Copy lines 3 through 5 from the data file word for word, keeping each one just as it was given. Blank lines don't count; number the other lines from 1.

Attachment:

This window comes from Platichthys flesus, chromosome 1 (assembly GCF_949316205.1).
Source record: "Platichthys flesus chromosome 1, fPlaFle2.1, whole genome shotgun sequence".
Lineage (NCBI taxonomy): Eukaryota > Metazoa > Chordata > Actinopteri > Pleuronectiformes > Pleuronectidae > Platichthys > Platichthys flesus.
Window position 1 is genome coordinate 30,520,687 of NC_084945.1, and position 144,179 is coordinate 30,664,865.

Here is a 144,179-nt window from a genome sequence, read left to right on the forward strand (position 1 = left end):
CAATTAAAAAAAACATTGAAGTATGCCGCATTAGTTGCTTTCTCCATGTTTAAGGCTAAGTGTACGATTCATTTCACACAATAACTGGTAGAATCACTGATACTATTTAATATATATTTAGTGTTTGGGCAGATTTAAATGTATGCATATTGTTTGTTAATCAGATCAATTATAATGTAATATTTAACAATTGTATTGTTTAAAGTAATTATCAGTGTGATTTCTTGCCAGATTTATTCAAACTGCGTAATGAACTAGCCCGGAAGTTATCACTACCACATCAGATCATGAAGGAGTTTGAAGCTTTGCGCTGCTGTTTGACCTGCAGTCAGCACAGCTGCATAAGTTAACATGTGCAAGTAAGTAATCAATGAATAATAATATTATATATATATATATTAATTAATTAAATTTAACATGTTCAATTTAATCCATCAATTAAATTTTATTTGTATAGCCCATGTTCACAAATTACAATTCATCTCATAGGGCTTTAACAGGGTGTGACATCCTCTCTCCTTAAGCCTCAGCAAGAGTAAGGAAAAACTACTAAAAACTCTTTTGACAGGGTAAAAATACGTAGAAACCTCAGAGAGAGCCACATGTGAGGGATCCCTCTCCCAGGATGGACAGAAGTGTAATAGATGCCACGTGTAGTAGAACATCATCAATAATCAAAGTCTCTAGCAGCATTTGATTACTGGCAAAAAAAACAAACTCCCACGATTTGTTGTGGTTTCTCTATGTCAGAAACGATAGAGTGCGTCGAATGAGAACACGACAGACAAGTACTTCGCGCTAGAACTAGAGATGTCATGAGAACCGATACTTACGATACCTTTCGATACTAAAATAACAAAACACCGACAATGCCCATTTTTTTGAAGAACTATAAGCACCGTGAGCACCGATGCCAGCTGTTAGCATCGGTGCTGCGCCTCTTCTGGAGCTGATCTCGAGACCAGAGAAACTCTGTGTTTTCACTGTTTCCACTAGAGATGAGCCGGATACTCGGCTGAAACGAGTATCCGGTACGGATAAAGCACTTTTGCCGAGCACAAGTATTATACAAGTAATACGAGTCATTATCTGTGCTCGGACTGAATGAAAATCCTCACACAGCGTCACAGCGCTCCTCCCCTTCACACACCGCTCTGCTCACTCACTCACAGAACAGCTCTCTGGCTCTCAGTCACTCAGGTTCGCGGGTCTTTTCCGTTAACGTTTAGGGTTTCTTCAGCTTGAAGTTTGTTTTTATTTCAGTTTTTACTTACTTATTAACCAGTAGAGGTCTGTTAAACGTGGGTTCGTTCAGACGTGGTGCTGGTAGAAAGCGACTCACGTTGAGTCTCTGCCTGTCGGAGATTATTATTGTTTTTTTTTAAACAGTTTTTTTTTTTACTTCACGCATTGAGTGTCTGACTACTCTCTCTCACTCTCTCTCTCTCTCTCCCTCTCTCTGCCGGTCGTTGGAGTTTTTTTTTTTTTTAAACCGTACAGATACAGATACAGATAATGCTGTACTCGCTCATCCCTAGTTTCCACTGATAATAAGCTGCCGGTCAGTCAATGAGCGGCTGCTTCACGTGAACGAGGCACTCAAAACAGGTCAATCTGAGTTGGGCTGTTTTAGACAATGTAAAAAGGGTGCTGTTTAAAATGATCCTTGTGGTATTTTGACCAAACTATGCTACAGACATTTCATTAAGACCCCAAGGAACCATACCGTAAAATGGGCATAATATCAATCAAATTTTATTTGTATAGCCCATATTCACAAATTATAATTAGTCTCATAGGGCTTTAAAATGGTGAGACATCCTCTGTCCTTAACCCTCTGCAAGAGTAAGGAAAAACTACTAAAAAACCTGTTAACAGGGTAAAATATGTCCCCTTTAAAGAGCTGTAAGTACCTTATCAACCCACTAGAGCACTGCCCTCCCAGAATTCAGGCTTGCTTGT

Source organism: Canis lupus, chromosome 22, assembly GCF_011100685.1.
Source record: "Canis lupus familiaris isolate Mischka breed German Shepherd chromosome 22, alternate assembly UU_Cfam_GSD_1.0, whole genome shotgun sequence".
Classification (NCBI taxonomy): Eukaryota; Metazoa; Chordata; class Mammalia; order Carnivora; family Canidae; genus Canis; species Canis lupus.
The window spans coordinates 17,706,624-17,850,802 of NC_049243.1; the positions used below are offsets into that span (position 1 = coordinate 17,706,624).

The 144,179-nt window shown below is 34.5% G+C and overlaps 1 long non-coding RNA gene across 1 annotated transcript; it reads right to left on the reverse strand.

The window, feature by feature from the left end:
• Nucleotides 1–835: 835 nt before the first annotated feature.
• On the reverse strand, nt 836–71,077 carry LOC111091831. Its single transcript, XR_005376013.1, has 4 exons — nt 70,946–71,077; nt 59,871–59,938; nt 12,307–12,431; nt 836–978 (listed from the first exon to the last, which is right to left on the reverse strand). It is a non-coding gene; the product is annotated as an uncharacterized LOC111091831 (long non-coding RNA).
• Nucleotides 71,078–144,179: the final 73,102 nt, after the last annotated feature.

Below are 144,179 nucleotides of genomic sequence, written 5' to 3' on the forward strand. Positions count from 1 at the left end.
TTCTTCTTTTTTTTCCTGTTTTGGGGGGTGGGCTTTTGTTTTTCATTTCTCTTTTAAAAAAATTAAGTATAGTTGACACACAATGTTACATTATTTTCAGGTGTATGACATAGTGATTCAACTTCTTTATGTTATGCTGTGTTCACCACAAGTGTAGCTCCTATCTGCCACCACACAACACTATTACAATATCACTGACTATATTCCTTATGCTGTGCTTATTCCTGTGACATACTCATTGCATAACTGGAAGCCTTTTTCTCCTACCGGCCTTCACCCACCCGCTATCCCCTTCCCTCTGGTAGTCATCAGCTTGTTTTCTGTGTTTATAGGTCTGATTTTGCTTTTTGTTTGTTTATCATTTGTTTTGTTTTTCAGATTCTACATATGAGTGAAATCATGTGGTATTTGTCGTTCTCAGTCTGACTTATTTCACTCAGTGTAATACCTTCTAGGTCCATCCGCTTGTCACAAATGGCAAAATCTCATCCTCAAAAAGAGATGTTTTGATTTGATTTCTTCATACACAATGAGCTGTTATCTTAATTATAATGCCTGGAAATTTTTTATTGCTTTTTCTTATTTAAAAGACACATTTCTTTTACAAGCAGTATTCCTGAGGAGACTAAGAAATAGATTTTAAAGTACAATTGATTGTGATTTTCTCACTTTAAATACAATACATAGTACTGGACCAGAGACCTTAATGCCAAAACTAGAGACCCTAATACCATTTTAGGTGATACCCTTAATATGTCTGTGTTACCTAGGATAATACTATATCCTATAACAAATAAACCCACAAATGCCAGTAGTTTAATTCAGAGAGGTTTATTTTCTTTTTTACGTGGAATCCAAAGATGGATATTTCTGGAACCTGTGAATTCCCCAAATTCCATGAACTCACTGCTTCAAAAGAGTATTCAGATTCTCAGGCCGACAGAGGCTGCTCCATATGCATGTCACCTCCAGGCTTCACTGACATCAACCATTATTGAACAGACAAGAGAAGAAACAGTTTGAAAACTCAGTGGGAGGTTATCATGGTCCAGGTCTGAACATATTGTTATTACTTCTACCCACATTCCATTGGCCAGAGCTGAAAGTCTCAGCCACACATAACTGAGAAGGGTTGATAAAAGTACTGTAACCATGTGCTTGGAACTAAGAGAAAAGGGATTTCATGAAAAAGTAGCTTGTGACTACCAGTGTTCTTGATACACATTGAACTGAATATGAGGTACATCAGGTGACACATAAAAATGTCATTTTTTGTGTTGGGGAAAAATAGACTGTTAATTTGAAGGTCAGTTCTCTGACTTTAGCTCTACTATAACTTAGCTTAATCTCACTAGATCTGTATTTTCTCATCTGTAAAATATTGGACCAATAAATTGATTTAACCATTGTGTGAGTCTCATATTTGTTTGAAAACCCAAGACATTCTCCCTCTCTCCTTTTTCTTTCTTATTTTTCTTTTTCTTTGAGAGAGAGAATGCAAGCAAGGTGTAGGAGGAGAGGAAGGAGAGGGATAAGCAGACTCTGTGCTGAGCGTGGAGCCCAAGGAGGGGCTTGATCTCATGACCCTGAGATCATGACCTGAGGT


Lineage (NCBI taxonomy): Eukaryota > Metazoa > Chordata > Actinopteri > Pleuronectiformes > Pleuronectidae > Platichthys > Platichthys flesus.
Window position 1 is genome coordinate 30,520,687 of NC_084945.1, and position 144,179 is coordinate 30,664,865.

Here is a 144,179-nt window from a genome sequence, read left to right on the forward strand (position 1 = left end):